Here is Bamyan, Hazaristan. The Hazara still face systematic crimes such as discrimination by the Pashtunist government and genocide by terrorist groups including Pashtun Taliban, Kuchi and Daesh. In March 2001, Pashtun Taliban destroyed the ancient Buddha sculptures of Bamyan which were principal symbols of Hazara history and culture, and one of the most popular masterpieces of the oral and intangible heritage of humanity. However, the Hazara try their best to preserve their colorful (...)
Drug market takes over new Microyan Park
Reported and Written by Aria
Sunday 22 March 2009, by
Kabulis report that an increasing number of youths are becoming addicted to drugs. The youths use and sell drugs and alcoholic drinks in local parks and residential areas, according to reports. Family violence, abuse, mental health issues and unemployment are cited as reasons for people turning to drugs.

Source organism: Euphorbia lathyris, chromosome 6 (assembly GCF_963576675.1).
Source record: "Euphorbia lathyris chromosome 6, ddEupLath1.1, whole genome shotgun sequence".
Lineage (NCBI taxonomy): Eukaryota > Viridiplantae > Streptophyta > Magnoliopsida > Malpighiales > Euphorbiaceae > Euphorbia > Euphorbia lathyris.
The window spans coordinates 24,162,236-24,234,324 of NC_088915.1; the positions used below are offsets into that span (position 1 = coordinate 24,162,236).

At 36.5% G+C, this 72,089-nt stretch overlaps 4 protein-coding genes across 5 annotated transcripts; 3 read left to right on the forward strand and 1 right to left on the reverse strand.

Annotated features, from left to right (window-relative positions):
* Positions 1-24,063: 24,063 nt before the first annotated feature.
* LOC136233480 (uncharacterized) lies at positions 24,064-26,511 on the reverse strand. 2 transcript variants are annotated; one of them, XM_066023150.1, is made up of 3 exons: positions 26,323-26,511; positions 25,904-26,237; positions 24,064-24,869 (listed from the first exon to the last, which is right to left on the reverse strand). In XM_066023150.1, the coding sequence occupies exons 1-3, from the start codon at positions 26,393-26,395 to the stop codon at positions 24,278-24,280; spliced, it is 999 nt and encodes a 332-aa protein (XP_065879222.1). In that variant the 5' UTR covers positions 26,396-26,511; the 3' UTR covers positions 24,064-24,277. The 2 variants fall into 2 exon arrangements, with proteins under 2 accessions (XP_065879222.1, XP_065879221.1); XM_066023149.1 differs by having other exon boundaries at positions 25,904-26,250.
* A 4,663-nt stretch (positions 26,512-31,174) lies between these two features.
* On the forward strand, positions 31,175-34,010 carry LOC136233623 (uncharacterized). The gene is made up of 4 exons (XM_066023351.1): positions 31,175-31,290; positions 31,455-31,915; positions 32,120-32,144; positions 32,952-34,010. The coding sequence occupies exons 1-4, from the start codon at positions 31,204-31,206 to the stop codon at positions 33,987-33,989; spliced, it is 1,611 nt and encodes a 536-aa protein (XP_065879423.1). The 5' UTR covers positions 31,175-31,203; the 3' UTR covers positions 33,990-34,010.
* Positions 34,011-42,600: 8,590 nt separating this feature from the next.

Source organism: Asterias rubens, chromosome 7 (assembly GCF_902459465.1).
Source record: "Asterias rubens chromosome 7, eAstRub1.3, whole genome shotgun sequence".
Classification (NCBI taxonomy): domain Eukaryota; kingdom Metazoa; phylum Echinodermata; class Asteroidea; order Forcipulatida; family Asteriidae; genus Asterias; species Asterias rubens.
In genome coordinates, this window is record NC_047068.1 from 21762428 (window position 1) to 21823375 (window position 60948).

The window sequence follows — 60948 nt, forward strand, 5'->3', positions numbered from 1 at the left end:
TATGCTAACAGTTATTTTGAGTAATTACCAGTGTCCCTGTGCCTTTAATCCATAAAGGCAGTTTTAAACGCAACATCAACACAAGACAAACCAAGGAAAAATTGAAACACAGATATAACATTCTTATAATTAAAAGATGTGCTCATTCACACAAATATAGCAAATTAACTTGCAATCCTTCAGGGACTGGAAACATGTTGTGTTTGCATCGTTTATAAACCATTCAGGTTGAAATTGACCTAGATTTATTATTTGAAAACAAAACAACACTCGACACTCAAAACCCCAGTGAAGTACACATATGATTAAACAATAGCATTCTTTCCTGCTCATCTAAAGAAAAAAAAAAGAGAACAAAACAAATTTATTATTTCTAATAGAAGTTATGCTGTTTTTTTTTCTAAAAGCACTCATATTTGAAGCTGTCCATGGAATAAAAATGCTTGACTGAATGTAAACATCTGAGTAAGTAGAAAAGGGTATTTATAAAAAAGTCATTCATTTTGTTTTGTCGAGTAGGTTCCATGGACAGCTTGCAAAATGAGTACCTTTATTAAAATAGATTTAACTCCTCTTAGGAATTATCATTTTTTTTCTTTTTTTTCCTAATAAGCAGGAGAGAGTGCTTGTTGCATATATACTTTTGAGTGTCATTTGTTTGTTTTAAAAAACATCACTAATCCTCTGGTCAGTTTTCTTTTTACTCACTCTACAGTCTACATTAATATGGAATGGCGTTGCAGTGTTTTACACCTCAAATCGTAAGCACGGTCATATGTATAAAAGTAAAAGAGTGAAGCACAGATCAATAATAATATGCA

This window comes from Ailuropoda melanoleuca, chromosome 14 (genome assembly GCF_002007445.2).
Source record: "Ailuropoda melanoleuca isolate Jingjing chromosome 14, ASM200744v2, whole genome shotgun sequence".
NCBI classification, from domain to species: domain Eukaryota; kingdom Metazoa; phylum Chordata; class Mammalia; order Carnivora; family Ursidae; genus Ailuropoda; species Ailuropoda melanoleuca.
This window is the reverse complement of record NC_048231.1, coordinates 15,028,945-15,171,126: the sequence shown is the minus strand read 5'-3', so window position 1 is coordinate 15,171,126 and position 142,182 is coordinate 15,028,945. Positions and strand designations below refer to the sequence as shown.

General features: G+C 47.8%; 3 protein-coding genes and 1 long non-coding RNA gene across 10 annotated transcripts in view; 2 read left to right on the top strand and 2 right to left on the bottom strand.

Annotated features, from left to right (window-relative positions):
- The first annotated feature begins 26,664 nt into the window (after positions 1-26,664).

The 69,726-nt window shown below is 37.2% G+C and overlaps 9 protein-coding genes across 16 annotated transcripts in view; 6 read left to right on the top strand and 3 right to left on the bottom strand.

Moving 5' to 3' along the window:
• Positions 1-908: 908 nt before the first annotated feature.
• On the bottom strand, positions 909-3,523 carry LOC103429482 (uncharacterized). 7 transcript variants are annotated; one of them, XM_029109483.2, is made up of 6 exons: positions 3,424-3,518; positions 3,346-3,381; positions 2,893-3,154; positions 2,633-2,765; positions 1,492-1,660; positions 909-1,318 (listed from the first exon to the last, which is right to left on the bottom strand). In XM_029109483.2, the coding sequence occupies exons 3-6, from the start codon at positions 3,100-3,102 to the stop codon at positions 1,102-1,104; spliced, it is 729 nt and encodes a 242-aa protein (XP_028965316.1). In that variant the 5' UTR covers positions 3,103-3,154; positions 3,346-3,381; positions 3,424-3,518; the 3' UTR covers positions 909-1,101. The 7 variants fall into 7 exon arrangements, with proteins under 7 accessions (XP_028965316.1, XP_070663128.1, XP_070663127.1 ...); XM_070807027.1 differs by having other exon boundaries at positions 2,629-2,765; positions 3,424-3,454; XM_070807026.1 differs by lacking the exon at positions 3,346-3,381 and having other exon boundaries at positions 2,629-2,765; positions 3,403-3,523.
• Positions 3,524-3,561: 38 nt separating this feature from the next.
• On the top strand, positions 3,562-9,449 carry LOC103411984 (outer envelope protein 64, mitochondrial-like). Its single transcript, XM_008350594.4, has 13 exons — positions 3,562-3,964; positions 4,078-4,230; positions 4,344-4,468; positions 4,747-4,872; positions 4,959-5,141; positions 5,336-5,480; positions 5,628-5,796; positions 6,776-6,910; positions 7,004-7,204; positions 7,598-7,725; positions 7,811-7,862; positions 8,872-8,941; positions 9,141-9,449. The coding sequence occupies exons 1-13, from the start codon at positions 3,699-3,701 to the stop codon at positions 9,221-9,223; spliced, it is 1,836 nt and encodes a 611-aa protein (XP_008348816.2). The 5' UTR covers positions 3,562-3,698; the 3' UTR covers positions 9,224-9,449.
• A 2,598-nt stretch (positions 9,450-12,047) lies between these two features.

Makroyan Park, Kabul, is one of the many places in the capital that changes character for the worse after dark. Built by a Ukrainian construction company this summer, the park was, briefly popular with families but since being taken over by drug users, fewer people visit the park, even during the day.
One marijuana-smoking youth told me that “heartbreak” had led him to start using drugs, which he brought from a dealer in the park.
Another man, in tears, said that "abuse and unemployment" had led him to try and find solace with a bottle of vodka. The drug dealers said to me that they felt safe selling their illegal wares in the park and that business was booming.
Despite the presence of a police station near the park and frequent patrols by NDS officials seeking to make arrests, in Makroyan Park at least, the trade in and consumption of banned substances appears to be flourishing.